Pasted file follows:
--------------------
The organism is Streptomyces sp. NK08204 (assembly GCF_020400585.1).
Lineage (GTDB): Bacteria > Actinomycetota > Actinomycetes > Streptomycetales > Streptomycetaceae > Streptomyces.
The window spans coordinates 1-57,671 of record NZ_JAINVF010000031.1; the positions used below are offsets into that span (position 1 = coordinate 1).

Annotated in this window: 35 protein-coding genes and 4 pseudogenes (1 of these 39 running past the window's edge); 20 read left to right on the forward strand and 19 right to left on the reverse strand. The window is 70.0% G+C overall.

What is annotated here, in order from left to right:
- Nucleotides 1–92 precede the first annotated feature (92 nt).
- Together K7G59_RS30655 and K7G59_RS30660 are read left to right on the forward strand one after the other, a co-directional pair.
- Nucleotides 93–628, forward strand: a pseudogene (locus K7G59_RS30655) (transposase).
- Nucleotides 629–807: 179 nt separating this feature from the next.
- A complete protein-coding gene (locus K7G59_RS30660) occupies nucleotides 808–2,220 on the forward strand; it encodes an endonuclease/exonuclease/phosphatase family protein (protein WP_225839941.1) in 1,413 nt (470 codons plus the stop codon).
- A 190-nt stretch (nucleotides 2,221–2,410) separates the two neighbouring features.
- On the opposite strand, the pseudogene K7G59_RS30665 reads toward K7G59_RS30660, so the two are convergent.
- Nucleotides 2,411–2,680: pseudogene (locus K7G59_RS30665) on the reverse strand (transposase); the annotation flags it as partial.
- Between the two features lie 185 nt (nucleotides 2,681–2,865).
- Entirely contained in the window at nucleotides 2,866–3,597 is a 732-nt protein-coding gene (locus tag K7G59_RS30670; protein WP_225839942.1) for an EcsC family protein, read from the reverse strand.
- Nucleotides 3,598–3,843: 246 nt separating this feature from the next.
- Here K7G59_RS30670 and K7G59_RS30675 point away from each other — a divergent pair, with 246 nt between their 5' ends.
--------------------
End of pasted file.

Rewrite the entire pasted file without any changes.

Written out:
The organism is Streptomyces sp. NK08204 (assembly GCF_020400585.1).
Lineage (GTDB): Bacteria > Actinomycetota > Actinomycetes > Streptomycetales > Streptomycetaceae > Streptomyces.
The window spans coordinates 1-57,671 of record NZ_JAINVF010000031.1; the positions used below are offsets into that span (position 1 = coordinate 1).

Annotated in this window: 35 protein-coding genes and 4 pseudogenes (1 of these 39 running past the window's edge); 20 read left to right on the forward strand and 19 right to left on the reverse strand. The window is 70.0% G+C overall.

What is annotated here, in order from left to right:
- Nucleotides 1–92 precede the first annotated feature (92 nt).
- Together K7G59_RS30655 and K7G59_RS30660 are read left to right on the forward strand one after the other, a co-directional pair.
- Nucleotides 93–628, forward strand: a pseudogene (locus K7G59_RS30655) (transposase).
- Nucleotides 629–807: 179 nt separating this feature from the next.
- A complete protein-coding gene (locus K7G59_RS30660) occupies nucleotides 808–2,220 on the forward strand; it encodes an endonuclease/exonuclease/phosphatase family protein (protein WP_225839941.1) in 1,413 nt (470 codons plus the stop codon).
- A 190-nt stretch (nucleotides 2,221–2,410) separates the two neighbouring features.
- On the opposite strand, the pseudogene K7G59_RS30665 reads toward K7G59_RS30660, so the two are convergent.
- Nucleotides 2,411–2,680: pseudogene (locus K7G59_RS30665) on the reverse strand (transposase); the annotation flags it as partial.
- Between the two features lie 185 nt (nucleotides 2,681–2,865).
- Entirely contained in the window at nucleotides 2,866–3,597 is a 732-nt protein-coding gene (locus tag K7G59_RS30670; protein WP_225839942.1) for an EcsC family protein, read from the reverse strand.
- Nucleotides 3,598–3,843: 246 nt separating this feature from the next.
- Here K7G59_RS30670 and K7G59_RS30675 point away from each other — a divergent pair, with 246 nt between their 5' ends.